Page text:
Now, I should mention that this is a very poor use for ML. Mainly because of a lack of data. I should have hundreds of data points for a decent prediction. I have 2 or 3 data points, for 4 different locations. Still, it’s what I have to work with.

First, the starting data. The distances for this year are:

  • Clearwater mall: 63 KM
  • Centurion: 56 KM
  • Fourways: 43 KM
  • HQ: 20 KM
  • Cape Town: 1447 KM

I’m going to ignore Cape Town for training, as it only had a distance previously specified in 2015, and so I only have one piece of data.

Plotting this on a map makes it clear that the distances have been ‘massaged’ (I’m plotting ‘as the bird flies’, not driving distance for ease of plotting, I’ll use driving distances for the training)

yef_720

Let’s look at previous years.

2016

Actual location: Seasons Sport and Spa (pin on the map below)

Actual distances calculated with Google Maps, driving distance, shortest route.

  • Clearwater: Given distance – 80KM. Actual distance – 67KM
  • Centurion : Given distance – 88KM. Actual distance – 47KM
  • Fourways : Given distance – 68KM. Actual distance – 52KM
  • HQ: Given distance – 115KM. Actual distance – 75KM

YEF2016

2015

Actual location: Vaal River Country Lodge.

Actual distances calculated with Google Maps, driving distance, shortest route.

  • Clearwater Mall: Given distance –  51KM. Actual distance – 79KM
  • Centurion: Given distance – 110KM. Actual distance – 118KM
  • Fourways: Given distance – 89KM. Actual distance – 97KM

YEF2015

2014

Actual location: Askari Game Lodge.

Actual distances calculated with Google Maps, driving distance, shortest route.

  • Clearwater Mall: Given distance –  52KM. Actual distance – 79KM
  • HQ: Given distance – 90KM. Actual distance – 118KM

YEF2014

With that, I have the following training data:

Location Given Distance Error in Distance (Given – Actual)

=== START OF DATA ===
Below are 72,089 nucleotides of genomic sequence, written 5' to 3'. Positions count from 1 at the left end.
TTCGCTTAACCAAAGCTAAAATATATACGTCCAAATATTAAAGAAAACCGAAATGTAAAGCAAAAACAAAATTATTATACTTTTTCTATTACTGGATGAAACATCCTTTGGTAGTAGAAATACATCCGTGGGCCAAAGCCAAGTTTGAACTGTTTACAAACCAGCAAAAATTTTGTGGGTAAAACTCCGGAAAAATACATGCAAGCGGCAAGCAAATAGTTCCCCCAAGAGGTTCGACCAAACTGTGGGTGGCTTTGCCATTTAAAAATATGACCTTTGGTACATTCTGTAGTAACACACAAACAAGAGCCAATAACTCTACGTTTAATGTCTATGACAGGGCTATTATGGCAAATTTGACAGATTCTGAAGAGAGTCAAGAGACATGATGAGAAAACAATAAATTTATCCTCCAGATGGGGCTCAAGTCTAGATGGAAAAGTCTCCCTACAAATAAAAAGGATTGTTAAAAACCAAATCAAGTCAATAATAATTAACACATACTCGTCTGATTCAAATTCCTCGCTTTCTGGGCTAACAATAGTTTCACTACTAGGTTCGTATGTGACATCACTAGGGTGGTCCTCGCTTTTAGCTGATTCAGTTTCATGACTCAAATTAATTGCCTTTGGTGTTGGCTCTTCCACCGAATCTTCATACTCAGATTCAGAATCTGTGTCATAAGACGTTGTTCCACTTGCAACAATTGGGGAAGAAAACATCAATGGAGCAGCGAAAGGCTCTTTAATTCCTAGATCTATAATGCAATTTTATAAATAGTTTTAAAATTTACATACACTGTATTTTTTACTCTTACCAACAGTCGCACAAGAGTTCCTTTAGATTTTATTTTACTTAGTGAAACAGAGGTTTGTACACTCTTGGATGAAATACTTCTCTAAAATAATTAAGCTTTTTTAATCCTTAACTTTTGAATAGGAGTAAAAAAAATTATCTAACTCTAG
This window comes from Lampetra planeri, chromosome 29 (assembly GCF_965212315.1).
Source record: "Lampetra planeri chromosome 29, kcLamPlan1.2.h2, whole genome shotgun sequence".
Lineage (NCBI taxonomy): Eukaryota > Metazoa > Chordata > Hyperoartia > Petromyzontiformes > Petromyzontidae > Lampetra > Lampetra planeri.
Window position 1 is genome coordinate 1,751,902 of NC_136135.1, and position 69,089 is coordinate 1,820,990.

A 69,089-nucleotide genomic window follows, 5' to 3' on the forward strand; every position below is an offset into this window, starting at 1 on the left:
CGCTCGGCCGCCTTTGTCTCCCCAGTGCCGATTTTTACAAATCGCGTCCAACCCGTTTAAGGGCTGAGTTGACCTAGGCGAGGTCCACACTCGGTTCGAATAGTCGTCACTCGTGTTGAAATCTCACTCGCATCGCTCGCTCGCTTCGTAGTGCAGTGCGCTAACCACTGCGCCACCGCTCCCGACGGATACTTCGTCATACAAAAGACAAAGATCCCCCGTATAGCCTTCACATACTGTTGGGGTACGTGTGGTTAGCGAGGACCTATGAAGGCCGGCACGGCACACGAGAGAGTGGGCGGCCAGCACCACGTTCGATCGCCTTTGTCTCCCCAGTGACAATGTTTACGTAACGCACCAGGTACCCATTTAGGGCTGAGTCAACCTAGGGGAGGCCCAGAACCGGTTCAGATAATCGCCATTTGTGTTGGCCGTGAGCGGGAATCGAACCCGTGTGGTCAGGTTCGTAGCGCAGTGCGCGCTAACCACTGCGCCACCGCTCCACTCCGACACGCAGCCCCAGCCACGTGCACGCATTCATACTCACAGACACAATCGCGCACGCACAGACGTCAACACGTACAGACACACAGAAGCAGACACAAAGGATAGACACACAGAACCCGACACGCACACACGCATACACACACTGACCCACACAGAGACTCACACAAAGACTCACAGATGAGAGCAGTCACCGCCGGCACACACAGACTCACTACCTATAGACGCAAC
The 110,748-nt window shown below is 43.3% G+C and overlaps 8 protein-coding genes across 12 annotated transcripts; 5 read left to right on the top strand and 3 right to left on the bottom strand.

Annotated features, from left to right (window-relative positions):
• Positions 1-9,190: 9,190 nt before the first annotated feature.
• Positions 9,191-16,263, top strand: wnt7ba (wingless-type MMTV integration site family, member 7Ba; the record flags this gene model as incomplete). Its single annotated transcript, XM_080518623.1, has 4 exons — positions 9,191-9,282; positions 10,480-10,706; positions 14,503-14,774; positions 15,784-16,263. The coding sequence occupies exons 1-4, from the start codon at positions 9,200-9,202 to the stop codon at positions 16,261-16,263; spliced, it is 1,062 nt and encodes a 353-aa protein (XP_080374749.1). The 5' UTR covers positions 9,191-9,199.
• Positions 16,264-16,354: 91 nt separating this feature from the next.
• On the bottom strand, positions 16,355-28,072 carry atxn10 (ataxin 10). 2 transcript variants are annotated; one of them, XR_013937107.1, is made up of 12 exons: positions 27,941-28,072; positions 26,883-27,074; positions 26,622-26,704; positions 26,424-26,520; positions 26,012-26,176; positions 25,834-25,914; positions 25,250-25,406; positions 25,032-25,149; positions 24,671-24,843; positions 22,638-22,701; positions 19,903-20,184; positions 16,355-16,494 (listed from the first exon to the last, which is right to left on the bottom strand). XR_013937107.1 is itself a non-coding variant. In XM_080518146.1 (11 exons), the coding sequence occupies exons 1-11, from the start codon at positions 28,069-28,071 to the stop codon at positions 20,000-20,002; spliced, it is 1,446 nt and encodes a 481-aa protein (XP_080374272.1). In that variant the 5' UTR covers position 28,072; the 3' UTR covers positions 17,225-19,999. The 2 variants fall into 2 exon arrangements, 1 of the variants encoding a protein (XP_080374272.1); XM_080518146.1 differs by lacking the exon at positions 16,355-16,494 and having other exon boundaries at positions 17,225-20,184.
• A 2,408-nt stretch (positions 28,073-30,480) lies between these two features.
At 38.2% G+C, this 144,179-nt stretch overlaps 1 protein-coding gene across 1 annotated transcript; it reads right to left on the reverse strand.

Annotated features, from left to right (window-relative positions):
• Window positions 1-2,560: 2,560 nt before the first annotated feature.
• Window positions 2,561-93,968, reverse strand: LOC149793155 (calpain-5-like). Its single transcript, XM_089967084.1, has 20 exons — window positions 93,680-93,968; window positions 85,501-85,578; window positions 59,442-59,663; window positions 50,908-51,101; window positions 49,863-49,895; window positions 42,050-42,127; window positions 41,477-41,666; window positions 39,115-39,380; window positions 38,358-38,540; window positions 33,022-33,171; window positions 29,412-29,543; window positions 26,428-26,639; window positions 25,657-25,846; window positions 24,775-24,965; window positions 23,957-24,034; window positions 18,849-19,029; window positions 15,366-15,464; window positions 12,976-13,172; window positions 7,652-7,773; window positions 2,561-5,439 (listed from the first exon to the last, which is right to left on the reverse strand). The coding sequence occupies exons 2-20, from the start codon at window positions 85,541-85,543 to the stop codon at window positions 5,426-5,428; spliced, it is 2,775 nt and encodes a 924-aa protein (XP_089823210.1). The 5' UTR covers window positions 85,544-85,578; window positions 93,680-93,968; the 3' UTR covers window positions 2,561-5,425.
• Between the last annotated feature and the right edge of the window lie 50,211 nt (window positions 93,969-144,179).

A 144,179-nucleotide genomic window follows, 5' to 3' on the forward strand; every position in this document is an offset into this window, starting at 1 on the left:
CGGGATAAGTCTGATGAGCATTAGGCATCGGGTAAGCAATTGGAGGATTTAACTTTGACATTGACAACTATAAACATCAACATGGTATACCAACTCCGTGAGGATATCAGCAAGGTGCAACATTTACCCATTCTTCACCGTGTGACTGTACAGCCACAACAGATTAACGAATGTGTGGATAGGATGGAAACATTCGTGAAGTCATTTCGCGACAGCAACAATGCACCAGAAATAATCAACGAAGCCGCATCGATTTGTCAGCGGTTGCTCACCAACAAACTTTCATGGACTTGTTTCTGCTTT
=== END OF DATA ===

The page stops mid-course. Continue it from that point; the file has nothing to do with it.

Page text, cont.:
Clearwater Mall 80 13
Clearwater Mall 51 -28
Clearwater Mall 52 -27
Centurion 88 41
Centurion 110 -8
Fourways 68 -6
Fourways 89 -8
HQ 115 40
HQ 90 -28

Now to stick those into a linear regression and see if I can predict the error on this year’s measurements.

I need to mention that with so little data, the accuracy of the linear regression is going to be very low. I’m as likely to get the correct results from linear regression as I am to get correct results from rolling a couple of d20s.

That said, onwards to untrustworthy results.

Once the starting values are loaded into R, creating a simple model is as easy as

m <- lm(Error ~ Location + Distance, data=YEF)

Then load up this year’s values into another data frame, and predict.

predict(m, YEFPredict)

The errors come out as:

  • Clearwater Mall: -12
  • Centurion: -18
  • Fourways: -35
  • HQ: -60

Giving final estimated distances (Given – Error) as

  • Clearwater Mall: 75KM
  • Centurion: 74KM
  • Fourways: 78KM
  • HQ: 80KM

YEF2017

Maybe I should have stuck to using dice.

Books of 2016

I set myself a reading goal of 75 books for last year, and managed 73. I’m not overly happy about that, there were months where I barely managed to read anything

Books2016

The full list, with Amazon links is at the end of this post, I’ll mention a few of the standout books first.

Dust and Light, and its sequel Ash and Silver

A novel magic system, complex politics, a war, an ancient mystery and the main character is slap in the middle of all of them, and he doesn’t remember why.

An interesting theme in these is on memory and what we are if our memory is stripped away.

Halting State

Near-future Scotland. The book starts with a bank robbery, and the suspects are a bunch of orcs and a dragon. The robbery occurred in a persistent, online world, and the police are a little out of their depth. It gets more complicated from there.

Song for Arbonne

A beautifully written story of the land of Arbonne, land of troubadours and joglars and courtly love, worshipping a goddess and ruled by a Queen; and a land to the north where only the warrior god is worshipped and the king and high priest have sworn to conquer Arbonne.

Pandora’s Star

The first story of the Commonwealth saga, a futuristic society where space travel is almost unknown as wormholes link the worlds of the commonwealth together, and where people can live forever thanks to memory implants and rejuvenation techniques.